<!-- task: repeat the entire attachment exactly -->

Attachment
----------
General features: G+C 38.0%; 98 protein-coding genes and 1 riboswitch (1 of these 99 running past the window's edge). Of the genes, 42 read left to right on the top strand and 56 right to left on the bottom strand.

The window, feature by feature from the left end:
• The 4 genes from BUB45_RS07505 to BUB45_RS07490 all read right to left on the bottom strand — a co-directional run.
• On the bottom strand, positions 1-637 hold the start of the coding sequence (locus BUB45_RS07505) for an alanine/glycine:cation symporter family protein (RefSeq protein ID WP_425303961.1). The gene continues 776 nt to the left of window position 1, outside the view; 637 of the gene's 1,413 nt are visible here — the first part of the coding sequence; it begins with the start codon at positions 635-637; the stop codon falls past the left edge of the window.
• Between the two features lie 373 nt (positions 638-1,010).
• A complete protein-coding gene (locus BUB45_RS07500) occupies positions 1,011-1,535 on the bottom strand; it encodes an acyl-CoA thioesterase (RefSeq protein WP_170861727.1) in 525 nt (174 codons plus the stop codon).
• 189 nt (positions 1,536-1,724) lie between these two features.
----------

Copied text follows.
General features: G+C 38.0%; 98 protein-coding genes and 1 riboswitch (1 of these 99 running past the window's edge). Of the genes, 42 read left to right on the top strand and 56 right to left on the bottom strand.

The window, feature by feature from the left end:
• The 4 genes from BUB45_RS07505 to BUB45_RS07490 all read right to left on the bottom strand — a co-directional run.
• On the bottom strand, positions 1-637 hold the start of the coding sequence (locus BUB45_RS07505) for an alanine/glycine:cation symporter family protein (RefSeq protein ID WP_425303961.1). The gene continues 776 nt to the left of window position 1, outside the view; 637 of the gene's 1,413 nt are visible here — the first part of the coding sequence; it begins with the start codon at positions 635-637; the stop codon falls past the left edge of the window.
• Between the two features lie 373 nt (positions 638-1,010).
• A complete protein-coding gene (locus BUB45_RS07500) occupies positions 1,011-1,535 on the bottom strand; it encodes an acyl-CoA thioesterase (RefSeq protein WP_170861727.1) in 525 nt (174 codons plus the stop codon).
• 189 nt (positions 1,536-1,724) lie between these two features.